What is so neat about octopus (octopodes is the technical plural) is that they are incredibly intelligent. This guy had already analyzed us and figured out we were no threat to him, so here he was putting on a show with his camouflage coloring. It felt like he was watching us, and wanted to see how we would react, to see if we could communicate. Of course, there was no way to change our skin color from that of plain black wetsuit neoprene - boring!

Act 3: Camouflage is Overrated

As we sat enjoying the spectacle, he moved into act 3 – the red phase. This involved getting rid of all the bumps and rock coloring, and instead taking on a smooth, red look. I got my dive models to creep even closer so I could light them better with my strobes, got the sun in just the right spot in the corner, and took my favourite photo of the show. Now they were less than two feet from him, and I was holding my camera about 18” away from the other side. But still, he was completely unconcerned, perched on his rock.

Octopus posing on the rocks with red skin, looking at camera and at two divers behind him. Sunburst overhead.

I signalled my two dive models to make the OK signal for the next photo, but my dive buddy thought I was telling her that I was done shooting. So, she turned and swam off. I think that must have hurt the octopus’ feelings. Or maybe he was just bored of us – after all, we were just hovering there, making lots of noise as we exhaled our bubbles – three large animals very clearly out of place in his garden under the sea. Whatever the reason, he decided that the show was over, so he crawled off across the rocks, maybe in search of a tasty snack, or just in search of a more entertaining show.

Octopus crawling over the rocks with a dive model behind.

We waited for an encore, but no matter how much we clapped, he did not return to the stage. The performer had taken a few minutes to emerge, then put on his unforgettable show for about 5-6 minutes. We finished our dive without seeing any mantas, but that didn't bother us at all. This performance was a lot more unique, and I would take it any day over a manta swim-by. Though I really do love manta swim-bys!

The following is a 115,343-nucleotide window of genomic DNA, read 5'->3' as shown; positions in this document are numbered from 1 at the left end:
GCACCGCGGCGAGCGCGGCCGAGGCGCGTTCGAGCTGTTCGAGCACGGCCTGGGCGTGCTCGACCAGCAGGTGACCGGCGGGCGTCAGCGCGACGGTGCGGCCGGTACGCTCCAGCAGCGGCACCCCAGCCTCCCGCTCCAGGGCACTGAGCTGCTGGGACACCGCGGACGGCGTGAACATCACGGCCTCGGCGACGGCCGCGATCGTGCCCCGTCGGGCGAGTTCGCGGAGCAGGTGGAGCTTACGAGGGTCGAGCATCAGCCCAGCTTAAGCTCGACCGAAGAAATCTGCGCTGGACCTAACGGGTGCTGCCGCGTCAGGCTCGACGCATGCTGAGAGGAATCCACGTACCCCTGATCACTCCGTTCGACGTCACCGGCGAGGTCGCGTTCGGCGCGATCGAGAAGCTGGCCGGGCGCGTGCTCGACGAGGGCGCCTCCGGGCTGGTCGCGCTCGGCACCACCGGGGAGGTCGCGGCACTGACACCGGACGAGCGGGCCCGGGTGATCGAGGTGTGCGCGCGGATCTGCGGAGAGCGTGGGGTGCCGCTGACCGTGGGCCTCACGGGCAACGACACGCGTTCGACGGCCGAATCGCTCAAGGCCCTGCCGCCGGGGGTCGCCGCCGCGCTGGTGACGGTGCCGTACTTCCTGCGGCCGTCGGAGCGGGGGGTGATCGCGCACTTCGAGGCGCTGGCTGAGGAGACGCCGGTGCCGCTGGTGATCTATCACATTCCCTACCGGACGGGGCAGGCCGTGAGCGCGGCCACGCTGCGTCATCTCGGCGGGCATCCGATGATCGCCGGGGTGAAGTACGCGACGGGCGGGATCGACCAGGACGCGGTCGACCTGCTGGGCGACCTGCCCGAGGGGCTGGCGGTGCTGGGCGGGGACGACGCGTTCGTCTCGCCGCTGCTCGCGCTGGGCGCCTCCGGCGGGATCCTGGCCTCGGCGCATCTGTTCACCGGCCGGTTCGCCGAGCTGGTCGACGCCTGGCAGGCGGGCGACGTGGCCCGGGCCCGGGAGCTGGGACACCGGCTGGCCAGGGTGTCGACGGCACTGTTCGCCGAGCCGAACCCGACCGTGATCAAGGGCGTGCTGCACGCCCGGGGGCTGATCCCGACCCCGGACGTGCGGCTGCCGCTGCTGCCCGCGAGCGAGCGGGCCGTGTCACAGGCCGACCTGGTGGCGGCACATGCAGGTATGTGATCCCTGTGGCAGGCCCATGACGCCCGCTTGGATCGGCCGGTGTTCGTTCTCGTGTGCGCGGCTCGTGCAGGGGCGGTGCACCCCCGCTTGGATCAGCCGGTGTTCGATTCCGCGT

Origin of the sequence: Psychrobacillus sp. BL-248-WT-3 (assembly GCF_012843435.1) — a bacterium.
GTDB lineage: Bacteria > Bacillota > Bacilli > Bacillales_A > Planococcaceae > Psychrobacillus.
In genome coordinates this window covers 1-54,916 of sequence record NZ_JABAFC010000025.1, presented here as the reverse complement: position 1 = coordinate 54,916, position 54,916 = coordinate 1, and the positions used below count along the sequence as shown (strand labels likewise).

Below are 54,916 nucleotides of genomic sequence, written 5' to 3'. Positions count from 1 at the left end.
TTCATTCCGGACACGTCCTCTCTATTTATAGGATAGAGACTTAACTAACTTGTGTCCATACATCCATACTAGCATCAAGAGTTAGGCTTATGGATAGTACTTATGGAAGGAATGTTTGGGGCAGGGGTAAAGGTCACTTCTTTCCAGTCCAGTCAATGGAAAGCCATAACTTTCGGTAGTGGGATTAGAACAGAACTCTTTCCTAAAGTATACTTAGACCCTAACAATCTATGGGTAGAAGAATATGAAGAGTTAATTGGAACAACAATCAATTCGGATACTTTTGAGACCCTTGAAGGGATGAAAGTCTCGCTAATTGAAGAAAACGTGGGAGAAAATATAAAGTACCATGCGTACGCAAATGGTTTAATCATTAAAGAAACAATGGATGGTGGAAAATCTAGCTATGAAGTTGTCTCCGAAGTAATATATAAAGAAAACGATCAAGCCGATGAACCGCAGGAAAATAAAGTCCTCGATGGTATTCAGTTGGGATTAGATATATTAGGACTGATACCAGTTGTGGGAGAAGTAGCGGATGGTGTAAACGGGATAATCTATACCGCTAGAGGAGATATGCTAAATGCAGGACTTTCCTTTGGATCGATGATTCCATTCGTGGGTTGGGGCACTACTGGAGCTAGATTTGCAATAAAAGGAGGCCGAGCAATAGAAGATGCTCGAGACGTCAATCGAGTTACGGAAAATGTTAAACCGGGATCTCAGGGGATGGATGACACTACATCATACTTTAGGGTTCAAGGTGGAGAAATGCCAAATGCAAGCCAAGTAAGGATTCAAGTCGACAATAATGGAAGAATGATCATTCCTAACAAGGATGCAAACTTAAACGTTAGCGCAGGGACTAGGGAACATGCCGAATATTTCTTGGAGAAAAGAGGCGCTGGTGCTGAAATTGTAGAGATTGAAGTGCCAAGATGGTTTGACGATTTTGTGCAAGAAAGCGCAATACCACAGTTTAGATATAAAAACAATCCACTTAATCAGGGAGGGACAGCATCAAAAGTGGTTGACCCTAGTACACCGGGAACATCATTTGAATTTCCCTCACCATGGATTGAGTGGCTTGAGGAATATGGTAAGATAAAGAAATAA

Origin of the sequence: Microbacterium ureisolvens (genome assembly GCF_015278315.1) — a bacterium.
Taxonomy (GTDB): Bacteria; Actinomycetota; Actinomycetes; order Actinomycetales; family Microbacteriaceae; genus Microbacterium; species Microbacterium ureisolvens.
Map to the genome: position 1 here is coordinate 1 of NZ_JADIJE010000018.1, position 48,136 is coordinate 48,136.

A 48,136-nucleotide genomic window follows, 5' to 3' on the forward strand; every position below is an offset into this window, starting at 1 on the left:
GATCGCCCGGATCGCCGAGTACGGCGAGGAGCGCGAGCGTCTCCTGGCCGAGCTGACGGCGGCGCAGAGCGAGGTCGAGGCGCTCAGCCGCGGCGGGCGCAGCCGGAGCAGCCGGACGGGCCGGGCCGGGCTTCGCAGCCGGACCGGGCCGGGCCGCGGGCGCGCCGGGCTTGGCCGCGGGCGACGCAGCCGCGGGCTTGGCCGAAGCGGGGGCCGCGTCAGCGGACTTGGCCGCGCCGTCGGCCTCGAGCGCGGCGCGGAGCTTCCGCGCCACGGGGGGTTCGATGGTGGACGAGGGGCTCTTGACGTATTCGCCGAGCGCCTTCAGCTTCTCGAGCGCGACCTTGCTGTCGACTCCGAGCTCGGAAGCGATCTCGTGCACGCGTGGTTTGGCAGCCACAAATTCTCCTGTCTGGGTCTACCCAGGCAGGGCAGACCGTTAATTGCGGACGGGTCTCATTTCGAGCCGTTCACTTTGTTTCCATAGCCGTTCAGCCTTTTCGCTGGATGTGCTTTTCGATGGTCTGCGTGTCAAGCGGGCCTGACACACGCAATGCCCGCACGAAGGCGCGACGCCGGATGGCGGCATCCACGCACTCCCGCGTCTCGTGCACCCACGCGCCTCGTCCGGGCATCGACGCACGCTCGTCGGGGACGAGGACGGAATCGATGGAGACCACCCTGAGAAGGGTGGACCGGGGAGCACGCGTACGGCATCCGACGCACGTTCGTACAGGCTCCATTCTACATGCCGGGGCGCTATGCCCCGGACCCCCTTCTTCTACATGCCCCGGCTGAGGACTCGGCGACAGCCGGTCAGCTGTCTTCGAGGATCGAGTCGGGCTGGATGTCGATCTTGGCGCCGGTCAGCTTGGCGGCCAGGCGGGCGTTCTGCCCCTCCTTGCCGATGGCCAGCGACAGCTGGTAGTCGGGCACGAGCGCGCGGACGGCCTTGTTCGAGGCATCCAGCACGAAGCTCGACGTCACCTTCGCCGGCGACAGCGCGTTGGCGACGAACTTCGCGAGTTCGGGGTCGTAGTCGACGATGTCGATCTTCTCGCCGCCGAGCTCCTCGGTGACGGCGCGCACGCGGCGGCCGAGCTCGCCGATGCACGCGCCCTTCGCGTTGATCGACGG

Bryan is an editor and writer for the Underwater Photography Guide. He loves any activity that takes him out into nature, and is especially fond of multi-day hiking trips, road trips to National Parks, and diving. Any kind of diving. He discovered the joy of underwater photography on a Bluewater trip to the Sea of Cortez and has been hooked ever since. He recently finished a 1-year "radical sabbatical" with his partner Lisa (both of them quit their jobs), which included over 120 dives, mostly in Indonesia and the Philippines. His very favourite underwater experiences include swimming with humpbacks in Moorea, being smashed against the rocks next to marine iguanas in the Galapagos, marvelling at the riotously colourful reefs of Komodo, freezing his hands off under the ice in Greenland, and exploring the never-ending wonders of muck diving in Tulamben and Anilao (where he was a Bluewater photo workshop co-trip leader).

Fortunately, Bryan and Lisa managed to avoid killing each other during their year of traveling together (though at times it came close). Now they are back home in Canada, planning their wedding and doing their best to figure out what they want to be when they grow up. Their main concern at this point is finding a way to not run out of money, while avoiding returning back to their old 9-5  jobs (oil & gas, government). Oh, and also continuing to support their diving and underwater photo/video habits...

You can find more of Bryan's underwater photos on Instagram at @bryan_chu_photography and on his website at